Strava: What are your thoughts on UCI Cyclocross World Championships being in US for the first time? Does it tip the scales to an American taking the top spot on the podium?
Tim: It’s an amazing opportunity and something that could really be a once a career event for US riders. Although I hope not. The course in Louisville is very typically American with tight corners, short transitions and the only real question mark is the weather. That time of year could have 60degree days or 15F and an ice-storm. Pretty dynamic and I hope that leaves us relaxed while the foreign riders have to do some real questioning of their equipment and course-knowledge – for once!
Strava: Let’s talk about Suffering. Why is Cross such a suffer-fest?
Tim: I was waiting to get that question…there are a few riders in the top-100 that have a suffer score that’s reasonably high but there are a few way, way back in the standings that will rocket to the top when we’re done with the Challenge. CX is inherently painful, it’s just wether or not you’re for it – or if you’re having so much fun that you’re completely distracted and don’t notice!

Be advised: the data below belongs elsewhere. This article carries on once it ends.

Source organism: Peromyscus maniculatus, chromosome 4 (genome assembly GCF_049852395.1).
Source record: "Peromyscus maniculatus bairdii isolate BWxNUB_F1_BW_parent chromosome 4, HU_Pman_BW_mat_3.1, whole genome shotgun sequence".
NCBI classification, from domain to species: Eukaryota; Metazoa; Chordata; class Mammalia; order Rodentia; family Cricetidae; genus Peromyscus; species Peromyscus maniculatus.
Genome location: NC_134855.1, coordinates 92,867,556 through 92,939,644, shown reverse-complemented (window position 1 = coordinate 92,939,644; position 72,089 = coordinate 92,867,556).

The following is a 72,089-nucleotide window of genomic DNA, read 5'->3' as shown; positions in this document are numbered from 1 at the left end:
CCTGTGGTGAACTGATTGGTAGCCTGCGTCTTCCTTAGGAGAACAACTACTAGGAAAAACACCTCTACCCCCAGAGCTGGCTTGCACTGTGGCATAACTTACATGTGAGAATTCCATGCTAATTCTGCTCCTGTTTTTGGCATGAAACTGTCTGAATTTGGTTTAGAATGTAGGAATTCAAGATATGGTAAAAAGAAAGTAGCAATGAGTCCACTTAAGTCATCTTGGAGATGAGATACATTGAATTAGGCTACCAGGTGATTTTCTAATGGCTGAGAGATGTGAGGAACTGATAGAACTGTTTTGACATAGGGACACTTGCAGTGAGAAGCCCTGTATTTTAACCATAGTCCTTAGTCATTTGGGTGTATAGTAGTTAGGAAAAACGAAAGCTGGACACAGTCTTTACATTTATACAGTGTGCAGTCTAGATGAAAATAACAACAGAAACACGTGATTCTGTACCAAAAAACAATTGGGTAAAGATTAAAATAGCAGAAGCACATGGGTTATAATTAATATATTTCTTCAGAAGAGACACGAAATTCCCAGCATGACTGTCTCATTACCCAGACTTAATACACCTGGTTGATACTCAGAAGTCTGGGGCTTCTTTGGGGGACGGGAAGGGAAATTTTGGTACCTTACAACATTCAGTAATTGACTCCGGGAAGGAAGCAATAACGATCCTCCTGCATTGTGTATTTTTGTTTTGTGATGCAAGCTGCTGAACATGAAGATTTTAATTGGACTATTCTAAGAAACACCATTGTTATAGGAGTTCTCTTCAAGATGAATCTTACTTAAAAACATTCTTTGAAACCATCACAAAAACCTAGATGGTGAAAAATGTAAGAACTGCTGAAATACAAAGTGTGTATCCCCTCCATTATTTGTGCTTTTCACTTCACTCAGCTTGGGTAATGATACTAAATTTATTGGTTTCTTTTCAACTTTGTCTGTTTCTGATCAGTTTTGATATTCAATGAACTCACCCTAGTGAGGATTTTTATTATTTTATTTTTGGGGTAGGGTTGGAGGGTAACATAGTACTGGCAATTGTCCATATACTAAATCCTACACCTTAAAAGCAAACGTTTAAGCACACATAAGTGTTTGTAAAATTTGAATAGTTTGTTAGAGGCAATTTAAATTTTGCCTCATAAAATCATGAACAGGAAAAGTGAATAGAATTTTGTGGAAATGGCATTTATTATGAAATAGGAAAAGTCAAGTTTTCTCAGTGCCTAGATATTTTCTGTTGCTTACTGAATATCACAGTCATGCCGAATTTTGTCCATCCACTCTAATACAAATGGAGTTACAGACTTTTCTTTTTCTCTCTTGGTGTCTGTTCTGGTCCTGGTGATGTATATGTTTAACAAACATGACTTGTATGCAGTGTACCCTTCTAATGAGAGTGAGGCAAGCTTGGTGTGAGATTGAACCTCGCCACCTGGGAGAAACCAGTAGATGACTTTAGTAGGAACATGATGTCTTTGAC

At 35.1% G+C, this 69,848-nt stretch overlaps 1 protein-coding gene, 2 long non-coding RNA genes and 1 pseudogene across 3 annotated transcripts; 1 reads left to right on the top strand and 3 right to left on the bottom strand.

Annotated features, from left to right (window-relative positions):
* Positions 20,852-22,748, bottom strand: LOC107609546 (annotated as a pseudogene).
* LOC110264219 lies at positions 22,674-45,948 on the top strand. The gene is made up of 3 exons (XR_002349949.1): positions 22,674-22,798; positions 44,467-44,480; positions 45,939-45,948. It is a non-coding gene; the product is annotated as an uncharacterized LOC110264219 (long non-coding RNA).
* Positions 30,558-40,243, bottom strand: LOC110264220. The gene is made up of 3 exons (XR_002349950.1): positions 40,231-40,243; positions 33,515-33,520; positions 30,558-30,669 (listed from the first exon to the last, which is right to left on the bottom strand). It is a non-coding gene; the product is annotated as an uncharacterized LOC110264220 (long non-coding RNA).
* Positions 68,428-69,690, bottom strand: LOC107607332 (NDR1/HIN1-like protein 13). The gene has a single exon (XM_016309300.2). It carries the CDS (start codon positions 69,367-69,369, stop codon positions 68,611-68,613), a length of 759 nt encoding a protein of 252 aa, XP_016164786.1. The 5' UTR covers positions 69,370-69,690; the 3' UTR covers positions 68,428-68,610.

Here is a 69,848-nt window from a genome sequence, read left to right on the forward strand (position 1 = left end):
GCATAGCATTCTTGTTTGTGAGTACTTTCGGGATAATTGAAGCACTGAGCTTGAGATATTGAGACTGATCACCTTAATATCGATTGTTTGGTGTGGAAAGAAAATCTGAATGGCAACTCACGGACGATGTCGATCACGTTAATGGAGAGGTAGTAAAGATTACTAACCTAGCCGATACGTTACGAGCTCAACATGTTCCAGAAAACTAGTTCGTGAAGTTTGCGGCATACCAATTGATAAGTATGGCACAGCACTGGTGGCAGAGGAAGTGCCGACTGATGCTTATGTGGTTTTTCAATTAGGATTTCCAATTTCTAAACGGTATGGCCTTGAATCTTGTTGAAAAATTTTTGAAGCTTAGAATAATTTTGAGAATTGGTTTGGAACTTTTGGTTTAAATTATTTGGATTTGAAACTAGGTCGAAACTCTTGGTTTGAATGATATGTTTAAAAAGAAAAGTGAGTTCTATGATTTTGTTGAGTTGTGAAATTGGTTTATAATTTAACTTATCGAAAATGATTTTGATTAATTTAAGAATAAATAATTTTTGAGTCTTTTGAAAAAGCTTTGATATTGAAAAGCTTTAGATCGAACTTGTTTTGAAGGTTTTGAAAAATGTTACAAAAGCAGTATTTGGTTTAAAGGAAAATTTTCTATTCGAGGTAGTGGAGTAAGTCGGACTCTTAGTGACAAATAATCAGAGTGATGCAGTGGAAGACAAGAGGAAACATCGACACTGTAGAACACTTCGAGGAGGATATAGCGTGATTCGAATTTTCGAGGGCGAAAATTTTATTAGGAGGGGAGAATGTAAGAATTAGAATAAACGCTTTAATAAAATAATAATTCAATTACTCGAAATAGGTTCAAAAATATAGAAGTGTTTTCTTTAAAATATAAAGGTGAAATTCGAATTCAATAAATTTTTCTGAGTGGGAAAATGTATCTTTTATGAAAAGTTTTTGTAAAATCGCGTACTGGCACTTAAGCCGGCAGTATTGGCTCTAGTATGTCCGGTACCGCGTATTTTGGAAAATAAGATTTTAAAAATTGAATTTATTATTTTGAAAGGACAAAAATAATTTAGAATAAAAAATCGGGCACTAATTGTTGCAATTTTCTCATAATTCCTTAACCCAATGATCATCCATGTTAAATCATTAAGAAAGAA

Strava: Ok, last one, what’s the highest suffer score you’ve ever had?
Tim: Uh, let me look…pretty high I’d say. I’ve had a few Epic’s…is there anything higher?
First bike? Dukes of Hazard
Current bike? Cannondale SuperX Disc
Favorite bike? Lemond Tete de Course or SuperSix EVO.
Dream bike? Call me crazy but I’ve been looking at those Beloved fender’d bike bikes…
Gels or bars? Rice cakes
Booties or no booties? Booties
Climbing or descending? Climbing
Embrocation or leg warmers? Embro
Fenders in the rain? Amen
CO2 or frame pump? Frame Pump!!
Tubes or tubulars? Both…
Dream ride? Great Ocean Road (w/no traffic) or credit card touring through Central Europe